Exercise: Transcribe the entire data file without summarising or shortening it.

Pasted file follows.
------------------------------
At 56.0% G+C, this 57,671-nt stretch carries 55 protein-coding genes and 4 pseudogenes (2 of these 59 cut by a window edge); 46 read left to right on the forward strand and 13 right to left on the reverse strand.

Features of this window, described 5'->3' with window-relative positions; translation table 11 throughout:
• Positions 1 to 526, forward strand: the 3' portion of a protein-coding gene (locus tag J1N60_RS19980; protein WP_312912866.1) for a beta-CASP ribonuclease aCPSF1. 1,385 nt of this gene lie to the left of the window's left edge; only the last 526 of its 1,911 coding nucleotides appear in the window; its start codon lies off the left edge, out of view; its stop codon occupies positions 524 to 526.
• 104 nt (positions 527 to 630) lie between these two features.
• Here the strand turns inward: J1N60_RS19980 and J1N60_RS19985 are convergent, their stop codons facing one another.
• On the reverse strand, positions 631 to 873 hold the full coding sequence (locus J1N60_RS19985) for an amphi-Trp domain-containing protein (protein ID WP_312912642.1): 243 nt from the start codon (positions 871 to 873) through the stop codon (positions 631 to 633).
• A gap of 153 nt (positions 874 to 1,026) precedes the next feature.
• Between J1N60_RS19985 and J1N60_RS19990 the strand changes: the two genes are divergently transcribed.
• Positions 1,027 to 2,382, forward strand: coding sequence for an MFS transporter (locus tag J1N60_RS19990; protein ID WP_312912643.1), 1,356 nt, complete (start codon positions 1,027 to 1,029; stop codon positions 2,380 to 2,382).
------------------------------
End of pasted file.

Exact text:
At 56.0% G+C, this 57,671-nt stretch carries 55 protein-coding genes and 4 pseudogenes (2 of these 59 cut by a window edge); 46 read left to right on the forward strand and 13 right to left on the reverse strand.

Features of this window, described 5'->3' with window-relative positions; translation table 11 throughout:
• Positions 1 to 526, forward strand: the 3' portion of a protein-coding gene (locus tag J1N60_RS19980; protein WP_312912866.1) for a beta-CASP ribonuclease aCPSF1. 1,385 nt of this gene lie to the left of the window's left edge; only the last 526 of its 1,911 coding nucleotides appear in the window; its start codon lies off the left edge, out of view; its stop codon occupies positions 524 to 526.
• 104 nt (positions 527 to 630) lie between these two features.
• Here the strand turns inward: J1N60_RS19980 and J1N60_RS19985 are convergent, their stop codons facing one another.
• On the reverse strand, positions 631 to 873 hold the full coding sequence (locus J1N60_RS19985) for an amphi-Trp domain-containing protein (protein ID WP_312912642.1): 243 nt from the start codon (positions 871 to 873) through the stop codon (positions 631 to 633).
• A gap of 153 nt (positions 874 to 1,026) precedes the next feature.
• Between J1N60_RS19985 and J1N60_RS19990 the strand changes: the two genes are divergently transcribed.
• Positions 1,027 to 2,382, forward strand: coding sequence for an MFS transporter (locus tag J1N60_RS19990; protein ID WP_312912643.1), 1,356 nt, complete (start codon positions 1,027 to 1,029; stop codon positions 2,380 to 2,382).